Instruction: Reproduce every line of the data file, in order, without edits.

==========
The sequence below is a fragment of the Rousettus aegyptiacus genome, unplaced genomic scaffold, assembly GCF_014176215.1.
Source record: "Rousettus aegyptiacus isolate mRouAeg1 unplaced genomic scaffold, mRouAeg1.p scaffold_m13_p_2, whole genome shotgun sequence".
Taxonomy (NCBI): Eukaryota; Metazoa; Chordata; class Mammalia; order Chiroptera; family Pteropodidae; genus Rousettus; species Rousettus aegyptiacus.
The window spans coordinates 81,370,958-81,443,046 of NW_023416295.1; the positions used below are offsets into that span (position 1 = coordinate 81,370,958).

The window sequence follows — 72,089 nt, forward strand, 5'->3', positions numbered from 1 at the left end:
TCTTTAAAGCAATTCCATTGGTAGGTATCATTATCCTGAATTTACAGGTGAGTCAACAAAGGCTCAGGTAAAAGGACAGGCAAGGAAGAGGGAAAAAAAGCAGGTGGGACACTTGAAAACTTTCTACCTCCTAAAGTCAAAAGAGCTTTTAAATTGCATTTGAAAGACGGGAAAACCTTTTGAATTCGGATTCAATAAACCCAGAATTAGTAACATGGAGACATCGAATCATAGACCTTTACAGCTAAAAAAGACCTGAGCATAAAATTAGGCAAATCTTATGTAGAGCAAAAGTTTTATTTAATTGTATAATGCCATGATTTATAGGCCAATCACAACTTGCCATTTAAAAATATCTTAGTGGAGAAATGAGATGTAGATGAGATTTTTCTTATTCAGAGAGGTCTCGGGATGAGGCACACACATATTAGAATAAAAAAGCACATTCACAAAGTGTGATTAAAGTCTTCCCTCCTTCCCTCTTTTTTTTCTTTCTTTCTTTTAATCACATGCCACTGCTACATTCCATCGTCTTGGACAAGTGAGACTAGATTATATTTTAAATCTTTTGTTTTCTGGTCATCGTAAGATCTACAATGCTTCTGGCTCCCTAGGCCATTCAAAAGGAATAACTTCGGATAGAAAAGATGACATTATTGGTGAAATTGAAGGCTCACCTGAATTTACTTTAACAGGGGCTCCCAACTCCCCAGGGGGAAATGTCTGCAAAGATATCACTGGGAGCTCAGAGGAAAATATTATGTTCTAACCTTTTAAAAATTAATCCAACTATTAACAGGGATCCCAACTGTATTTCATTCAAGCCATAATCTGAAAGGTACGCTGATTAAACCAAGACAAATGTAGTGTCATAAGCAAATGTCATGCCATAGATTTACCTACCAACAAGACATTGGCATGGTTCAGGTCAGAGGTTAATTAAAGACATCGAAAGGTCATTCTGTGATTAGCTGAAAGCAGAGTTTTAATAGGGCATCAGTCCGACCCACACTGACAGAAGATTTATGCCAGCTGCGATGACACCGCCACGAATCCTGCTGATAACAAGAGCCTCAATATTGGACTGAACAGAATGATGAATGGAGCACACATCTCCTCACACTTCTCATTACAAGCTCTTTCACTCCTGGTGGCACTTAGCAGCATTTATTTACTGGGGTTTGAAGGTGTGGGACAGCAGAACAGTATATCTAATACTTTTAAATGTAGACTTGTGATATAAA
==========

The sequence below is a fragment of the Rousettus aegyptiacus genome, unplaced genomic scaffold, assembly GCF_014176215.1.
Source record: "Rousettus aegyptiacus isolate mRouAeg1 unplaced genomic scaffold, mRouAeg1.p scaffold_m13_p_2, whole genome shotgun sequence".
Taxonomy (NCBI): Eukaryota; Metazoa; Chordata; class Mammalia; order Chiroptera; family Pteropodidae; genus Rousettus; species Rousettus aegyptiacus.
The window spans coordinates 81,370,958-81,443,046 of NW_023416295.1; the positions used below are offsets into that span (position 1 = coordinate 81,370,958).

The window sequence follows — 72,089 nt, forward strand, 5'->3', positions numbered from 1 at the left end:
TCTTTAAAGCAATTCCATTGGTAGGTATCATTATCCTGAATTTACAGGTGAGTCAACAAAGGCTCAGGTAAAAGGACAGGCAAGGAAGAGGGAAAAAAAGCAGGTGGGACACTTGAAAACTTTCTACCTCCTAAAGTCAAAAGAGCTTTTAAATTGCATTTGAAAGACGGGAAAACCTTTTGAATTCGGATTCAATAAACCCAGAATTAGTAACATGGAGACATCGAATCATAGACCTTTACAGCTAAAAAAGACCTGAGCATAAAATTAGGCAAATCTTATGTAGAGCAAAAGTTTTATTTAATTGTATAATGCCATGATTTATAGGCCAATCACAACTTGCCATTTAAAAATATCTTAGTGGAGAAATGAGATGTAGATGAGATTTTTCTTATTCAGAGAGGTCTCGGGATGAGGCACACACATATTAGAATAAAAAAGCACATTCACAAAGTGTGATTAAAGTCTTCCCTCCTTCCCTCTTTTTTTTCTTTCTTTCTTTTAATCACATGCCACTGCTACATTCCATCGTCTTGGACAAGTGAGACTAGATTATATTTTAAATCTTTTGTTTTCTGGTCATCGTAAGATCTACAATGCTTCTGGCTCCCTAGGCCATTCAAAAGGAATAACTTCGGATAGAAAAGATGACATTATTGGTGAAATTGAAGGCTCACCTGAATTTACTTTAACAGGGGCTCCCAACTCCCCAGGGGGAAATGTCTGCAAAGATATCACTGGGAGCTCAGAGGAAAATATTATGTTCTAACCTTTTAAAAATTAATCCAACTATTAACAGGGATCCCAACTGTATTTCATTCAAGCCATAATCTGAAAGGTACGCTGATTAAACCAAGACAAATGTAGTGTCATAAGCAAATGTCATGCCATAGATTTACCTACCAACAAGACATTGGCATGGTTCAGGTCAGAGGTTAATTAAAGACATCGAAAGGTCATTCTGTGATTAGCTGAAAGCAGAGTTTTAATAGGGCATCAGTCCGACCCACACTGACAGAAGATTTATGCCAGCTGCGATGACACCGCCACGAATCCTGCTGATAACAAGAGCCTCAATATTGGACTGAACAGAATGATGAATGGAGCACACATCTCCTCACACTTCTCATTACAAGCTCTTTCACTCCTGGTGGCACTTAGCAGCATTTATTTACTGGGGTTTGAAGGTGTGGGACAGCAGAACAGTATATCTAATACTTTTAAATGTAGACTTGTGATATAAA